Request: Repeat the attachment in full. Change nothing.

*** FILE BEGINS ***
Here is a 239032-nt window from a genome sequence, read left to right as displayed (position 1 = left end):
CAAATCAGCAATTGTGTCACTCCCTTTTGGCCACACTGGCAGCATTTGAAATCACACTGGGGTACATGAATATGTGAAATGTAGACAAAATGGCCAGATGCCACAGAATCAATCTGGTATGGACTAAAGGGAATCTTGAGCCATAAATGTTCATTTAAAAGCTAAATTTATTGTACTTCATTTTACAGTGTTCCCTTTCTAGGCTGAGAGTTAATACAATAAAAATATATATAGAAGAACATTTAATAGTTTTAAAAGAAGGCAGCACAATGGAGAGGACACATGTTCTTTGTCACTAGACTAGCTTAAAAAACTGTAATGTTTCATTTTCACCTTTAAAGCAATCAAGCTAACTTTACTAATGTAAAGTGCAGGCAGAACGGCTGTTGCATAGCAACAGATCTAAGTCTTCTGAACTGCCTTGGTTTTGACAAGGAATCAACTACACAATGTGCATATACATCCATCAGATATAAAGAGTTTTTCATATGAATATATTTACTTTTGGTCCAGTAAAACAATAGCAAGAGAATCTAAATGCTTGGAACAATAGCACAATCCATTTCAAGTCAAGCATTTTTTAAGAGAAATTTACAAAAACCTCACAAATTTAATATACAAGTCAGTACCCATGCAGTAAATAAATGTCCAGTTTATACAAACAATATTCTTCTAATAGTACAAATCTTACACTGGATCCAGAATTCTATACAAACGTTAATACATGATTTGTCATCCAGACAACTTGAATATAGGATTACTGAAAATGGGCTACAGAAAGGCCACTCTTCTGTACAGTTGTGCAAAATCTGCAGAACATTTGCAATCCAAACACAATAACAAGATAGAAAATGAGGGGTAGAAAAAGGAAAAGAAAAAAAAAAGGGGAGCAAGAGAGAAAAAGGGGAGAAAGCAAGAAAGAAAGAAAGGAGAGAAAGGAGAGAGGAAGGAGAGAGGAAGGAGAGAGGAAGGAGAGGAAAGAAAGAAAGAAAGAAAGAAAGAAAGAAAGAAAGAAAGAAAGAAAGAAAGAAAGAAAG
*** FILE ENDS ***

Here is a 239032-nt window from a genome sequence, read left to right as displayed (position 1 = left end):
CAAATCAGCAATTGTGTCACTCCCTTTTGGCCACACTGGCAGCATTTGAAATCACACTGGGGTACATGAATATGTGAAATGTAGACAAAATGGCCAGATGCCACAGAATCAATCTGGTATGGACTAAAGGGAATCTTGAGCCATAAATGTTCATTTAAAAGCTAAATTTATTGTACTTCATTTTACAGTGTTCCCTTTCTAGGCTGAGAGTTAATACAATAAAAATATATATAGAAGAACATTTAATAGTTTTAAAAGAAGGCAGCACAATGGAGAGGACACATGTTCTTTGTCACTAGACTAGCTTAAAAAACTGTAATGTTTCATTTTCACCTTTAAAGCAATCAAGCTAACTTTACTAATGTAAAGTGCAGGCAGAACGGCTGTTGCATAGCAACAGATCTAAGTCTTCTGAACTGCCTTGGTTTTGACAAGGAATCAACTACACAATGTGCATATACATCCATCAGATATAAAGAGTTTTTCATATGAATATATTTACTTTTGGTCCAGTAAAACAATAGCAAGAGAATCTAAATGCTTGGAACAATAGCACAATCCATTTCAAGTCAAGCATTTTTTAAGAGAAATTTACAAAAACCTCACAAATTTAATATACAAGTCAGTACCCATGCAGTAAATAAATGTCCAGTTTATACAAACAATATTCTTCTAATAGTACAAATCTTACACTGGATCCAGAATTCTATACAAACGTTAATACATGATTTGTCATCCAGACAACTTGAATATAGGATTACTGAAAATGGGCTACAGAAAGGCCACTCTTCTGTACAGTTGTGCAAAATCTGCAGAACATTTGCAATCCAAACACAATAACAAGATAGAAAATGAGGGGTAGAAAAAGGAAAAGAAAAAAAAAAGGGGAGCAAGAGAGAAAAAGGGGAGAAAGCAAGAAAGAAAGAAAGGAGAGAAAGGAGAGAGGAAGGAGAGAGGAAGGAGAGAGGAAGGAGAGGAAAGAAAGAAAGAAAGAAAGAAAGAAAGAAAGAAAGAAAGAAAGAAAGAAAGAAAGAAAG